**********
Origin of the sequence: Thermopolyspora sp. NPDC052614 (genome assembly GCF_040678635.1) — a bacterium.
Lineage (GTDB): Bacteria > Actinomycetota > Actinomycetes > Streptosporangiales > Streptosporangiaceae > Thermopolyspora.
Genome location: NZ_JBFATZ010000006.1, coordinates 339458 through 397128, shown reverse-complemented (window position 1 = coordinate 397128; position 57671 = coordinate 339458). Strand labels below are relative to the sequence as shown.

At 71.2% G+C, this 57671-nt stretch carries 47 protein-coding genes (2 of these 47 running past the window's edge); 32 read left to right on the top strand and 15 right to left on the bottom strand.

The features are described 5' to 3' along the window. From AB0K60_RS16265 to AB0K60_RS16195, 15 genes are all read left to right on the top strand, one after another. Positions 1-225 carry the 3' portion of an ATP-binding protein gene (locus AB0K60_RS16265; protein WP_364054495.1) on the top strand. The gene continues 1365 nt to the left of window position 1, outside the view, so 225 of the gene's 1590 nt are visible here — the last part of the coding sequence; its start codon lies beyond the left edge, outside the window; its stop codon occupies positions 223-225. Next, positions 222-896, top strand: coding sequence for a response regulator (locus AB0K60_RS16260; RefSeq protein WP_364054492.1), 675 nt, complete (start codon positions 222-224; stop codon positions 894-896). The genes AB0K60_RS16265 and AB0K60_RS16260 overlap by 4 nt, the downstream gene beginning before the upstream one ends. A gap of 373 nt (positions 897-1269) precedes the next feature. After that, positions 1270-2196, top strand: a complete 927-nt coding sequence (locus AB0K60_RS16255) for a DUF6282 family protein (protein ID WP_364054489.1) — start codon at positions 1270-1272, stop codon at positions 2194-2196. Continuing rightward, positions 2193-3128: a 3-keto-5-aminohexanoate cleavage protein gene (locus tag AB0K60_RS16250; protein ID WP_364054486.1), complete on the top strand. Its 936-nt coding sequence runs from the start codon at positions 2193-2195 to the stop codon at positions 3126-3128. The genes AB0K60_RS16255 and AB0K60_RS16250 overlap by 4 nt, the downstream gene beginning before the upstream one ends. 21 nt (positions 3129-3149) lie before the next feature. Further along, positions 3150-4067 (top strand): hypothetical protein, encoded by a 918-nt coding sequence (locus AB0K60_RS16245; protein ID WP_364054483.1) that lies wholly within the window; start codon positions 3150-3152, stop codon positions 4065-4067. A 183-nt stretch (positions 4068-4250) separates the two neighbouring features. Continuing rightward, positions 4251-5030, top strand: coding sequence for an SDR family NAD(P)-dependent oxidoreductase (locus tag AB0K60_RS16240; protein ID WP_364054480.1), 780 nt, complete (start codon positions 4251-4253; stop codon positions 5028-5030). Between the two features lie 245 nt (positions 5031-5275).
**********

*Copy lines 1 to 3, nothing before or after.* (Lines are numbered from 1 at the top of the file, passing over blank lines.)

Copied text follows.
Origin of the sequence: Thermopolyspora sp. NPDC052614 (genome assembly GCF_040678635.1) — a bacterium.
Lineage (GTDB): Bacteria > Actinomycetota > Actinomycetes > Streptosporangiales > Streptosporangiaceae > Thermopolyspora.
Genome location: NZ_JBFATZ010000006.1, coordinates 339458 through 397128, shown reverse-complemented (window position 1 = coordinate 397128; position 57671 = coordinate 339458). Strand labels below are relative to the sequence as shown.